South Koreans like to sing, dance and have fun. And North Koreans should not be defined by one man
With the Winter Olympics in full swing, the big story is the Koreans, in particular the presence in Pyeongchang of Kim Jong-un’s younger sister. It is said that analysts have been scrutinising Kim Yo-jong’s hair, makeup, dress, cheekbones, everything in microcosm. But few know very much about any of us.
Last year, a journalist from Europe asked me something funny. “What are Koreans like?” Rather a broad question, I thought. That said, I figured this was my big chance to correct an even broader misconception of my people as merely war-mongering or as plastic-surgery obsessed. I suppose I should have said: “Koreans? Which ones?” There are at least two kinds from two republics, each formed in 1948: North Koreans from the Democratic People’s Republic of Korea and South Koreans from the Republic of Korea. The third kind of Koreans are ones like me, ethnic Koreans from the diaspora who identify with neither republic, because it makes no meaningful sense to do so.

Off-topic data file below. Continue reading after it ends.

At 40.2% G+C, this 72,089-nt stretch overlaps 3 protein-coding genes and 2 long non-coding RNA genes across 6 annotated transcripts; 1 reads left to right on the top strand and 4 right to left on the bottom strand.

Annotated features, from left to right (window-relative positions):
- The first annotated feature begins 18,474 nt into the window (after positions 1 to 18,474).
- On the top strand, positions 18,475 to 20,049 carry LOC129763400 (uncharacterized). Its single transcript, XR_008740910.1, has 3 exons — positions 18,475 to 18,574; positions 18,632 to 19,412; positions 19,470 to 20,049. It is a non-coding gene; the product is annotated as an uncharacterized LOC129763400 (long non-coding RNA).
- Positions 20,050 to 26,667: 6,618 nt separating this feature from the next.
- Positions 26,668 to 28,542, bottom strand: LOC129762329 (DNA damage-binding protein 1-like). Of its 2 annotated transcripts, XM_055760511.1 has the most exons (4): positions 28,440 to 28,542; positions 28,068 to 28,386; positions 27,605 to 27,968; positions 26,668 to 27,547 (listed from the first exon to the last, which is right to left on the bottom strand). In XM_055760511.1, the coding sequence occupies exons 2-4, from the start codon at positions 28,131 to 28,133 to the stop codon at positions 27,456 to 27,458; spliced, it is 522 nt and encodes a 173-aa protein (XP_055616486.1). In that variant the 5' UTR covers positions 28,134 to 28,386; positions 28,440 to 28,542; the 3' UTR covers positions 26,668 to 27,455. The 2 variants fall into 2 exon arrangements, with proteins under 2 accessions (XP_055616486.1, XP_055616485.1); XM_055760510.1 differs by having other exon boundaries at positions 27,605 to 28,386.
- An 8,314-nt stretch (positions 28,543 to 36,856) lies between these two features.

A Korean is many things – she yearns to shimmy, croon, embrace, and he may want to tuck into dumplings or live in fear
Link : North good, south bad? Time to shed the Korea stereotypes | Min Jin Lee